My opinion is that these people have been watching too much television and have stopped thinking for themselves. With all of their education, they are not looking at history, paralleling research, or considering how foolishly scientists speak at times. They have been blinded by a wrong perception of science and their own importance.

Bottom line? I came away from these “visits” feeling like they were “interviews,” as well as with a feeling that there is an underlying unfriendliness toward us that is couched in “neighborliness.” I hate it because I like these people otherwise.

They have a lot of potential in life even though they are a little older than ourselves. They could spend their time wisely making a difference in the lives of needy people by volunteering in a church or community center. As it is, I hope they just pick on us and leave others alone if they are going to simply buy what they get through the media's feeding tubes.

My experiences with our friends and what I heard on the radio talk show have given me a whole new perspective on the definition of neighborhood watch programs. For now, my main goal is to find out who else is experiencing this phenomenon and get a frank discussion going about it.

Are you hearing from your “global" neighbors?

What If Question to Ask Before Making Assumption

Perhaps someone is actually working late after walking back to work on certain evenings? What if someone is working late and will be picked up later in the evening? Maybe someone is pulling an in-office all nighter so a project can get done! Is any of that any one else's business?

Have you encountered neighbors interested in your energy use?

See results

A Home Approved Just For You!

Interview on Efforts to stem Global Warming

Share What You Think About this Sort of Neighborhood Watch:

Submit a Comment
  • RTalloni profile imageAUTHOR


    18 months ago from the short journey

    Peggy Woods:

    I haven't thought about this in some time. It was interesting but life has a way of distracting nosey people. It's too bad when neighborhood watchers miss important stuff that goes on! So appreciate that you shared your perspective here on this topic. Thank you!

  • Peggy W profile image

    Peggy Woods 

    18 months ago from Houston, Texas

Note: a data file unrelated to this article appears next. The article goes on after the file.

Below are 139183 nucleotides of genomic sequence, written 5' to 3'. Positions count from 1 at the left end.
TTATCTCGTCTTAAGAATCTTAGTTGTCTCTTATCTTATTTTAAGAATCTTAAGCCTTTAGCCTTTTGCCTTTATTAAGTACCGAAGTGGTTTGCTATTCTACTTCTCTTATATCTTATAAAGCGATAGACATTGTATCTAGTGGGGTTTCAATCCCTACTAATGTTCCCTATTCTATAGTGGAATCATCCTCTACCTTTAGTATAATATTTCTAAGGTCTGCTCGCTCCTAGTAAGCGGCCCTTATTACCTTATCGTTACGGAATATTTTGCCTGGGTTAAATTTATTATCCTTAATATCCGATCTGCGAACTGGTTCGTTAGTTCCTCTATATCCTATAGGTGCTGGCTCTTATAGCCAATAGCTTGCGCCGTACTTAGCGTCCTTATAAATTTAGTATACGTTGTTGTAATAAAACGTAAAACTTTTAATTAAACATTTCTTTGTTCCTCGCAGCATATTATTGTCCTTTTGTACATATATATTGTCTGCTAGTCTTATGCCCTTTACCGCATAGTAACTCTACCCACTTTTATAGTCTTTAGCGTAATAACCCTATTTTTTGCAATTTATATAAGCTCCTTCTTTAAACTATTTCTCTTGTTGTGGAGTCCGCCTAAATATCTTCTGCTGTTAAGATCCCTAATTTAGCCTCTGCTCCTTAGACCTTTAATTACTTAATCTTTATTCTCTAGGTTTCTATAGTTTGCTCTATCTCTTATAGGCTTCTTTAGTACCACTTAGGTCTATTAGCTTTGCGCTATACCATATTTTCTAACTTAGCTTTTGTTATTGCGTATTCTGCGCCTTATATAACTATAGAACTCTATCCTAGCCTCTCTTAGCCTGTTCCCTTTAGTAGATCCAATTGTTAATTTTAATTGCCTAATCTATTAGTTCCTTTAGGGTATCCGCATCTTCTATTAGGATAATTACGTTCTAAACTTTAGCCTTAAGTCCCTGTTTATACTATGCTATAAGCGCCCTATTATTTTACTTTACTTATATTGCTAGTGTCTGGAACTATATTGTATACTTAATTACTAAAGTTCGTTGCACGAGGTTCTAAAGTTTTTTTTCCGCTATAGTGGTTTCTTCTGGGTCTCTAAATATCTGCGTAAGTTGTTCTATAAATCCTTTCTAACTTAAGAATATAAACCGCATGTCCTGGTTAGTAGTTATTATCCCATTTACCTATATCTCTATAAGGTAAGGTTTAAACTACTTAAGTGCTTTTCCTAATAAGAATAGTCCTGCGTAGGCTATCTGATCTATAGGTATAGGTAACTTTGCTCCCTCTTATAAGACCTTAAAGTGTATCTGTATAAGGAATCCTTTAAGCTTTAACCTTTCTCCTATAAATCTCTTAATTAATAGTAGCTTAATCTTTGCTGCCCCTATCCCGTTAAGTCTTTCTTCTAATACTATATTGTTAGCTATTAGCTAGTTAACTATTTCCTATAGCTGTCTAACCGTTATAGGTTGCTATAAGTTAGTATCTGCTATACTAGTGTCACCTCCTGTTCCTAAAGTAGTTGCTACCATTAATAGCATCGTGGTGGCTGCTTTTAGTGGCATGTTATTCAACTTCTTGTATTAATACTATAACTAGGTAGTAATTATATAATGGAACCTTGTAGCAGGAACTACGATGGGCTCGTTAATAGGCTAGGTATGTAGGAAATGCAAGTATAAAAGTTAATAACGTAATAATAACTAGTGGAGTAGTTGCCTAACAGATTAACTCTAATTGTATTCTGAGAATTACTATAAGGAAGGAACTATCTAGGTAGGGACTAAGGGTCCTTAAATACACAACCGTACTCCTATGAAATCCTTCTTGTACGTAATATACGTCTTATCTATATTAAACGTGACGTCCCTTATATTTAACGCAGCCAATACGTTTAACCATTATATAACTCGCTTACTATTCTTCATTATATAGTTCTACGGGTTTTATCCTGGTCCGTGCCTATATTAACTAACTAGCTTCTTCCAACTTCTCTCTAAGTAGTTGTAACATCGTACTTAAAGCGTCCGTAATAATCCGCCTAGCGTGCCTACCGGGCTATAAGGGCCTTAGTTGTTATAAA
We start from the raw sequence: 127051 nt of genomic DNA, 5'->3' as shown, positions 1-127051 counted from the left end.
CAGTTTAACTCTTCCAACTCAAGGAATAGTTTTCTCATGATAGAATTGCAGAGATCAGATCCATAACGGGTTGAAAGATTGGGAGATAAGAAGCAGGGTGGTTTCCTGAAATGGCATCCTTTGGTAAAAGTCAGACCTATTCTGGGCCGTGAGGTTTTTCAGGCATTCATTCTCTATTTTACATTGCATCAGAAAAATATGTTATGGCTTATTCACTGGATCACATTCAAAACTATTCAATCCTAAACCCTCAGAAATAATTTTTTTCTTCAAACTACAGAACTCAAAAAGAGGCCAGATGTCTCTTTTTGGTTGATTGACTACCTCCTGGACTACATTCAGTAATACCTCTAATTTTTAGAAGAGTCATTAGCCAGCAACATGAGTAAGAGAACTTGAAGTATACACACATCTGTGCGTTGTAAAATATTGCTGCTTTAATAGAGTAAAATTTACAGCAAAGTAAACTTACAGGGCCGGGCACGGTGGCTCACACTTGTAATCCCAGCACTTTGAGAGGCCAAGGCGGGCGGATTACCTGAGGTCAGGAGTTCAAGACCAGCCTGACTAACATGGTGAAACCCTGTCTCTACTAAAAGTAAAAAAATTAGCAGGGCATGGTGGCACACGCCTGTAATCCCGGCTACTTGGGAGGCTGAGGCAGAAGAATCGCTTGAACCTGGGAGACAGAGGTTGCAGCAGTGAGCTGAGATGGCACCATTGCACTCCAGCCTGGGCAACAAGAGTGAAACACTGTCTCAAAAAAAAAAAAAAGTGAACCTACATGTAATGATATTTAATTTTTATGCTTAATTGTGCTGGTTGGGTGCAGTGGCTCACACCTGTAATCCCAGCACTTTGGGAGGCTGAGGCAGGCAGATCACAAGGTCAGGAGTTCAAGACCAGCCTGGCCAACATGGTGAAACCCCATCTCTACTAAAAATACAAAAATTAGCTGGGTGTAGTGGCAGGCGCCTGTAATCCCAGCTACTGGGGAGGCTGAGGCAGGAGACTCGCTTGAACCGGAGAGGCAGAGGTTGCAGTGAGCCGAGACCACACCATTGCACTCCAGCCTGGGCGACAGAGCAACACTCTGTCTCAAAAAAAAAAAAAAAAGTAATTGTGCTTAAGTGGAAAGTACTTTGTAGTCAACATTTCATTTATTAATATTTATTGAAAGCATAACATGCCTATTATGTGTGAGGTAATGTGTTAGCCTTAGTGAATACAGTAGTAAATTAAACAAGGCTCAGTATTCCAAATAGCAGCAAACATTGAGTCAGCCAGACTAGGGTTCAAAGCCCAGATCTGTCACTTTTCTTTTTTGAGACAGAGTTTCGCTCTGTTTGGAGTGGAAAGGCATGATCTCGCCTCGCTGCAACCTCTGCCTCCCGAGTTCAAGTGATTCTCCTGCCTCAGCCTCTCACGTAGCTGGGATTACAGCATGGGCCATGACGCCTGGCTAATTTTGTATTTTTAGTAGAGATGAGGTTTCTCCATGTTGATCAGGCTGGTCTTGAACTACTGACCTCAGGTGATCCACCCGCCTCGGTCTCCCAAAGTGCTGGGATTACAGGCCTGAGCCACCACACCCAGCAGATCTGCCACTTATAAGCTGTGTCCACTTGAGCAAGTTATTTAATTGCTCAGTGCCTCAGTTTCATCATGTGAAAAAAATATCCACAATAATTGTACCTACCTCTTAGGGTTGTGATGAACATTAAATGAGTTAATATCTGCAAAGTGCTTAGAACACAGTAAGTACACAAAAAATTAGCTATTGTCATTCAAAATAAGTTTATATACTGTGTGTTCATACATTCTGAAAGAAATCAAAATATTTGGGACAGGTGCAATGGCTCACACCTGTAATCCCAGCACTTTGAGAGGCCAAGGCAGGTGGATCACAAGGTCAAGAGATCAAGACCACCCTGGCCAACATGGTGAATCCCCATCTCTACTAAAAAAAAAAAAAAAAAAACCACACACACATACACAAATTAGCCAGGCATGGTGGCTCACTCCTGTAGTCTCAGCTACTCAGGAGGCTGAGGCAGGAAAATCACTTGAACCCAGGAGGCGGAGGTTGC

Wow! I think that that would be going overboard in terms of being a watchful neighbor. I would probably avoid people like that. I agree with what Petra and Pamela wrote. I wish everyone would recycle...but I would hardly talk to a neighbor about why they are not recycling. Nor would I talk to them about their electricity usage.

    We do have a neighborhood watch in our subdivision. It has more to do with approving paint colors ahead of painting one's home, keeping the grass trimmed, etc.

  • RTalloni profile imageAUTHOR


    9 years ago from the short journey

    Pamela99, So glad you stopped by. The world we live is continually being shaped by the media. Thank you for leaving a comment to help keep the dialogue open. Observations that are intended to help keep a neighborhood safe are quite different than intrusive nosiness that self-righteously judges others without having all the facts, especially if the judges are not seeking input regarding their own lifestyles!

  • RTalloni profile imageAUTHOR


    9 years ago from the short journey

    Hello, Petra! You speak with authority on the subject. Keep writing, we need your input. Thanks very much for stopping by and leaving a comment.

  • Pamela99 profile image

    Pamela Oglesby 

    9 years ago from Sunny Florida

    RTalloni, I would probably avoid these neighbors, as I don't want anyone knowing my business. I am a private person. Sure we make observations as I have a neighbor across the street that doesn't recycle. They are the only ones who don't have their recycle bins out on Mondays. I would not say anything to them as it is none of my business. I wouldn't have noticed if they didn't live across the street.

    I think the neighbors questioning you have a lot of nerve and you can refuse to answer their questions without being rude. Spying on neighbors does sound like communism and what you do is none of their business.

  • Petra Vlah profile image

    Petra Vlah 

    9 years ago from Los Angeles

    Good neighors are supposed to watch for home intruders not for our use of water, electricity or our willingness to recycle

    The practice of spying on each other and turning neighor agains neighor reminds me of comunist methodes of gathering information and using it for their own intention of control and opression


This website uses cookies